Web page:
An Overview of Howard Gardners
The definition of an intelligence according to Gardner is
" the ability to solve a problem or make something that is valued by a
The Eight Multiple Intelligences
The following excerpt is the latest definition of Gardners
EIGHT Intelligences in his own words:
"Linguistic intelligence is the capacity to
use language, your native language, and perhaps other languages, to express
whats on your mind and to understand other people. Poets really specialize
in linguistic intelligence, but any kind of writer, orator, speaker, lawyer,
or a person for whom language is an important stock in trade highlights linguistic
People with highly developed logical-mathematical intelligence
understand the underlying principle of some kind of causal system, the way a
scientist or a logician does; or can manipulate numbers, quantities, and operations,
the way a mathematician does.
Spatial intelligence refers to the ability to represent
the spatial world internally in you mind--the way a sailor or airplane pilot
navigates the large spatial world, or the way a chess player or sculptor represents
a more circumscribed spatial world. Spatial intelligence can be used in the
arts or in the science. If you are spatially intelligent and oriented toward
the arts, you are more likely to become a printer or a sculptor or and architect
than, say, a musician or a writer. Similarly, certain sciences like anatomy
or topology emphasize spatial intelligence. (Note: formerly the "Visual-spatial
Bodily kinesthetic intelligence is the capacity to
use your whole body or parts of your body -- your hand, your fingers, your arms
-- to solve a problem, make something, or put on some kind of a production.
The most evident example are people in athletics or performing arts, particularly
dance or acting.
Musical intelligence is the capacity to think in
music, to be able to hear patterns, recognize them, remember them, and perhaps
manipulate them. People who have a strong musical intelligence don't just remember
music easily -- they cant get it out of their minds, its so omnipresent.
Now, some people will say, "Yes, music is important, but its a talent,
not an intelligence." And I say, "Fine, lets call it a talent."
But, then we have to leave the word intelligent out of all discussion of human
ability. You know, Mozart was damned smart!
Interpersonal intelligence is understanding other
people. Its an ability we need, but is at a premium if you are a teacher,
clinician, salesperson, or politician. Anybody who deals with other people has
to be skilled in the interpersonal sphere.
Intrapersonal intelligence refers to having an understanding
of yourself, of knowing who you are, what you can do, what you want to do, how
you react to things, which things to avoid, and which things to gravitate toward.
We are drawn to people who have a good understanding of themselves because those
people tend not to screwed up. They tend to know what they can do. They tend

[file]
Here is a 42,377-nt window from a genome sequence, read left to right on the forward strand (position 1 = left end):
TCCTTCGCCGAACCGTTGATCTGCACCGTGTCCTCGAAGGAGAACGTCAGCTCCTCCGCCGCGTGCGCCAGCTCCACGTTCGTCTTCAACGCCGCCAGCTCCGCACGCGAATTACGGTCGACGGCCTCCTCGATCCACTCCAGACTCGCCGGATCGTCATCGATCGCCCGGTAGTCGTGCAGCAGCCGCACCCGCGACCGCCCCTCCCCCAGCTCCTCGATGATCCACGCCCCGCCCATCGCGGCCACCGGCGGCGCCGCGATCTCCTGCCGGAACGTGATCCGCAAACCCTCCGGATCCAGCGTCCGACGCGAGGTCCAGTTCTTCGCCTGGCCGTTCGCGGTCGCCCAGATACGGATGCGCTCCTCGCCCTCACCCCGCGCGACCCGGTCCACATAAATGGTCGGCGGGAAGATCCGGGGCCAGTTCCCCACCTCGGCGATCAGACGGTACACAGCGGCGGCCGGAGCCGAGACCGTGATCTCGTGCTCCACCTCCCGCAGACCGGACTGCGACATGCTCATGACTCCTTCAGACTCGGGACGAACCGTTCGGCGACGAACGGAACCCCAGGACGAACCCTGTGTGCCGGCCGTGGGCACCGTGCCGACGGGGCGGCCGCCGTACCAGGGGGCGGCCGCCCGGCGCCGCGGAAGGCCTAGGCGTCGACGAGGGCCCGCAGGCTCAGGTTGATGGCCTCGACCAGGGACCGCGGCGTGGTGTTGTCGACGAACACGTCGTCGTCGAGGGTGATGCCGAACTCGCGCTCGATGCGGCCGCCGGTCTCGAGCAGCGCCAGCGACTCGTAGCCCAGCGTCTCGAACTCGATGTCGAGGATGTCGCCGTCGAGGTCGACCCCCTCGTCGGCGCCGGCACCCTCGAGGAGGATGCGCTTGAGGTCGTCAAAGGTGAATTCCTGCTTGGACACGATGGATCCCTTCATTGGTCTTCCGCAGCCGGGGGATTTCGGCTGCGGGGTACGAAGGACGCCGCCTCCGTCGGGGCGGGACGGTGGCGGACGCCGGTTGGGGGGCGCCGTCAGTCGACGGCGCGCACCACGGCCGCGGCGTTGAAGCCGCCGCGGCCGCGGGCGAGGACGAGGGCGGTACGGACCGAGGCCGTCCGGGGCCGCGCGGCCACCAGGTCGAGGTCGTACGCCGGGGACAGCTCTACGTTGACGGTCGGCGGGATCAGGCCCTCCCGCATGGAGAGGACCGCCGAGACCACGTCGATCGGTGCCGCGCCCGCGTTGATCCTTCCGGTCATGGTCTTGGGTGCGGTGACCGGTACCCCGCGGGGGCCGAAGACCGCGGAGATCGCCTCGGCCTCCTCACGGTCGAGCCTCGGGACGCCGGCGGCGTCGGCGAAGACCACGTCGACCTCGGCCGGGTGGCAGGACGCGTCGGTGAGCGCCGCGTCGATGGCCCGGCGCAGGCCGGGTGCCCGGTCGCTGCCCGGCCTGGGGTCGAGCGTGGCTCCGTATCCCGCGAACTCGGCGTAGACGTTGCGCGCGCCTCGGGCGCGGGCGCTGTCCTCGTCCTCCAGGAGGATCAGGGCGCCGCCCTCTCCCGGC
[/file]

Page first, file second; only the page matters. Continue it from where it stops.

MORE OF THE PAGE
to know what they cant do. And they tend to know where to go, if they need help.
Naturalist intelligence (new this year) designates
the human ability to discriminate among living things (plants and animals) as
well as sensitivity to other features of the nature world (clouds, rock configurations).
This ability was clearly of value in our evolutionary past as hunters, gatherers,
and farmers; it continues to be central in such roles as botanist or chef. I
also speculate that much of our consumer society exploits the naturalist intelligences,
which can be mobilized in the discrimination among cars, sneakers, kinds of
makeup, and the like. The kind of pattern recognition valued in certain of the
sciences may also draw upon naturalist intelligence" (Educational
Leadership 55, 1, Sep. 1997, p. 12).
Sample Multiple Intelligence Activities for a Unit
Leslie Gordon, 1995
- Research snow using books and the Internet. Pretend you are a snowflake.
Write a story from that point of view. Include your knowledge ofsnow and the
- Read one of Jean Craighead Georges A Day in
the... series and write an adventure story where snow plays a major role
use the same daily journal form she uses.
- Find as many words as you can that describe different
kinds of snow. Use books and the Internet. Make a book or a slide show to
teach other people what you learned. Include a bibliography of your sources.
- Research snow in books and on the Internet. Write a book
of poems celebrating and/or denouncing snow. Be sure to use at least six different
kinds of poems (haiku, couplets, cinquains, etc.). Show what you have learned
about snow, including the different kinds and how it behaves.
- Write and put on a short play that includes characteristics
and behaviors of snow as a part of the plot.
- Research and write an essay about a certain phenomenon
related to snow. Include a bibliography of your sources. At least one should
be from the Internet.
- Look a Robert Bentleys book Snowflakes.
Select six different snowflakes and enlarge them on the copier, then measure
all the angles with a protractor. Did you find any patterns? What else did
you discover? What are your ideas about why this might be? Design your own
snowflake using the protractor. Upon what polygonal shape is the snowflake
based? Why do you think that might be? Present what you learned in a slide
- Measure metrically the depth of the snow in six different